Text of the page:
gilad schalit 2 298.88.
(photo credit: Channel 2)
In an attempt to put pressure on the Hamas leadership in Gaza to release
Gilad Schalit, the Ministerial Committee for Legislation this week
approved a bill that, if ratified, would take away some of the amenities
enjoyed by Hamas terrorists currently incarcerated in Israeli prisons,
including many captured by the IDF during December 2008-January 2009’s
Operation Cast Lead. No longer would these inmates be allowed to enjoy
the cultural edification of multi-channel cable TV. Nor would they be
permitted to pursue a higher education through Israel’s Open University.
Access to books and visits by relatives might be curtailed. Prolonged
isolation of prisoners is also being considered.
Obviously, the Geneva Convention governing the proper treatment of
prisoners would not be compromised. Prisoners would continue to have
access to lawyers and medical treatment.
Until now, Israel has shrunk back from adopting more stringent prison
conditions, for fear this would hurt efforts to free Schalit. This, even
though sources close to the Schalit family say they have been pushing
for just these measures for at least a year. For a time there was hope
that Hamas would back down from at least part of its demands to free
terrorists responsible for some of the bloodiest attacks ever to be
mounted against Israeli civilians. But as time has gone by, it has
become apparent that Hamas will not budge on an “exchange” that Israeli
security experts argue would significantly compromise security. Now
Israel’s official mediator in the Schalit case, Hagai Hadas, is of the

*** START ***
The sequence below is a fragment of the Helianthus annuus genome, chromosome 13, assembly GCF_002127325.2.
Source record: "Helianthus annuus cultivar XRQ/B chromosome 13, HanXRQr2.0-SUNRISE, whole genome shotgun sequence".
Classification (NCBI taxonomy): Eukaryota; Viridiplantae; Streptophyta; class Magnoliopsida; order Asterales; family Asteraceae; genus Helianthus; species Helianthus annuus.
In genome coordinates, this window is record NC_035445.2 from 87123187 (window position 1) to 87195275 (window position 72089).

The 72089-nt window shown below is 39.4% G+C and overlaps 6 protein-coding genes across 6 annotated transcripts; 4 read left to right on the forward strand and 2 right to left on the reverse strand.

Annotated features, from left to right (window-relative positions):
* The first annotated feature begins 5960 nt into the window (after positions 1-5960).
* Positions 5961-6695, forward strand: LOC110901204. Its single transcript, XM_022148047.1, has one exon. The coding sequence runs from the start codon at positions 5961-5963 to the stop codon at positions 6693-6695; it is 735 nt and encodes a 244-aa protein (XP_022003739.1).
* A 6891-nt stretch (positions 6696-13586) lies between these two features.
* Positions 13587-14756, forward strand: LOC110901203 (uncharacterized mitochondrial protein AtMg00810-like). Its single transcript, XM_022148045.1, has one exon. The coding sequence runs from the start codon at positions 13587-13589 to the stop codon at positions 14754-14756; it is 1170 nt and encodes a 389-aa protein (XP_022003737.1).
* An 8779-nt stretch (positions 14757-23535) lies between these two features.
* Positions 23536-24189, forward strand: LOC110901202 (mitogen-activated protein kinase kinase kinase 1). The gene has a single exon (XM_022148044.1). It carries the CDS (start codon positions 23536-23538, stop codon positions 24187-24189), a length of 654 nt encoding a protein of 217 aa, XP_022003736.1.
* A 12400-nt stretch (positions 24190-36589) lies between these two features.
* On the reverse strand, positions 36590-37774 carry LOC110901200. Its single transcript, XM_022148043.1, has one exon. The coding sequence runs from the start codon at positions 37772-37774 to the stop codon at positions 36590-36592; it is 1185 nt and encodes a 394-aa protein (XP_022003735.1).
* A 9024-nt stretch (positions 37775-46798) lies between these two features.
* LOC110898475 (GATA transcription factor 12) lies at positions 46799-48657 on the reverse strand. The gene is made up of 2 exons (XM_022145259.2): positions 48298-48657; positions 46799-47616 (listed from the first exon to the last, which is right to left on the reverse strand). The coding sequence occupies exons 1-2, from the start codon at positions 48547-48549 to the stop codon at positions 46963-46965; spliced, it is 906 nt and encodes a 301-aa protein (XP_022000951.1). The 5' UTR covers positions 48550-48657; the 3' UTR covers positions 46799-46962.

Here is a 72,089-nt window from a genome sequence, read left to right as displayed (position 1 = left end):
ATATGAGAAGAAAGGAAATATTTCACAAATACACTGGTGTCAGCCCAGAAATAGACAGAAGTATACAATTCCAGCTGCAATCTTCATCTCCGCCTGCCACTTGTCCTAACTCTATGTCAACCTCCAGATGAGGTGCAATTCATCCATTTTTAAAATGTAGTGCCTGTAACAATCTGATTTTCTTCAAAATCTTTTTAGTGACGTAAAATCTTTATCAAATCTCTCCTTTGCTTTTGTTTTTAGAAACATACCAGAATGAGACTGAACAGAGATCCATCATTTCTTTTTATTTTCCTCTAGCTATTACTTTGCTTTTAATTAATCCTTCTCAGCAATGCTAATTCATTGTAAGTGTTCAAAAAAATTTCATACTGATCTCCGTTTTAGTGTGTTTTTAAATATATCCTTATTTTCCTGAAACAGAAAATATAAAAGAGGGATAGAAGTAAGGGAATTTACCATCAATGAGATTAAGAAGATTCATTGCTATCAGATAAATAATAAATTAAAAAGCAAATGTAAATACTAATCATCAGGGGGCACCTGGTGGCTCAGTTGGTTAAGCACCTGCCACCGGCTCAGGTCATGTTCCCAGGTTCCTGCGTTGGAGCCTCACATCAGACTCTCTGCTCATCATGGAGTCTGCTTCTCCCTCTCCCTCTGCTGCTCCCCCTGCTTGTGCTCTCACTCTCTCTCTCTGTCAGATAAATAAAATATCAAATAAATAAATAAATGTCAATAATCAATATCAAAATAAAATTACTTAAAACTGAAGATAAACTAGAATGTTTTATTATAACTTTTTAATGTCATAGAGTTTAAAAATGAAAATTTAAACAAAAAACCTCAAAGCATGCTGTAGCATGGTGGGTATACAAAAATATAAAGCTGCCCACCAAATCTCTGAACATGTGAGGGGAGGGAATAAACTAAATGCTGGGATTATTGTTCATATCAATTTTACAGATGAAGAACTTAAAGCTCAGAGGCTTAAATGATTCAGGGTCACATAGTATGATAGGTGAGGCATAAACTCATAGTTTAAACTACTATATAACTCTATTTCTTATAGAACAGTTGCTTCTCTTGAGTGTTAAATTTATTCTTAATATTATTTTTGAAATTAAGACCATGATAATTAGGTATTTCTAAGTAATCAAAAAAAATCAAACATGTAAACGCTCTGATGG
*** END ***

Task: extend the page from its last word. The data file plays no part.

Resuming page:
opinion that a stiffening of prison terms can’t hurt.
REGARDLESS OF whether taking away their TV remote controls or their
capacity to maximize their academic potential brings Schalit’s release
closer, it is frankly offensive that Hamas inmates should enjoy such
perks at a time when Schalit’s Hamas captors have failed for almost four
years to so much as confirm his well-being, and when they continue to
flout international humanitarian laws – notably by refusing to allow the
Red Cross to visit him.
True to form, without allowing himself to get mixed up by the facts, a
Hamas spokesman in Gaza, Sami Abu Zuhri, has had the gall to utilize the
term “inhumane conduct” in reference not to his own organization’s
mistreatment of Schalit, but to Israel’s treatment of Hamas inmates.
Knesset member Ahmed Tibi (UAL-Ta’al), for his part, has misused the
freedom of speech rightfully guaranteed him to call the proposed
sanctions against Hamas prisoners “demagoguery.”
Though the double standards embraced by Abu Zuhri and Tibi are
maddening, and though the ongoing outrage of Schalit’s incarceration is
infuriating, Israel is right, of course, to rule out the kinds of prison
sanctions that might reduce its handling of Hamas prisoners to the
bankrupt moral level shown by Hamas in its abuse of Schalit.
To be told that Schalit is being treated according to Islamic standards
of dealing with prisoners of war – as promised in 2007 by Abu Mujahid, a
spokesman of the Popular Resistance Committees, one of three
Hamas-linked groups that kidnapped him – offers little comfort. The
Koran (2:191) teaches that “persecution is worse than slaughter,” and
this is interpreted by some Muslim jurists to justify abandoning Islamic
rules of war when fighting Israel, which purportedly persecutes through
its “occupation” of lands belonging to Islam.
In contrast, the 13th article of the Geneva Convention dealing with the
rights of prisoners of war, to which Israel is committed, opens with the
sentence, “Prisoners of war must at all times be humanely treated.”
There are those who would argue that a democracy can never prevail
against a terror state unless it suspends its freedoms. In reality, the
opposite is true. A democracy’s strength derives from its insistence on
those freedoms, those moralities, that are denied those who must live
under the rule of the likes of Hamas.
In the case of Schalit, an attempt to apply pressure to his captors by
denying Hamas inmates benefits and opportunities that Israel has no
moral obligation to provide, while remaining thoroughly committed to the
provisions of international law on the treatment of prisoners,
represents a belated correction of balance. As Schalit nears the end of
his fourth year in captivity, may this and other efforts speed his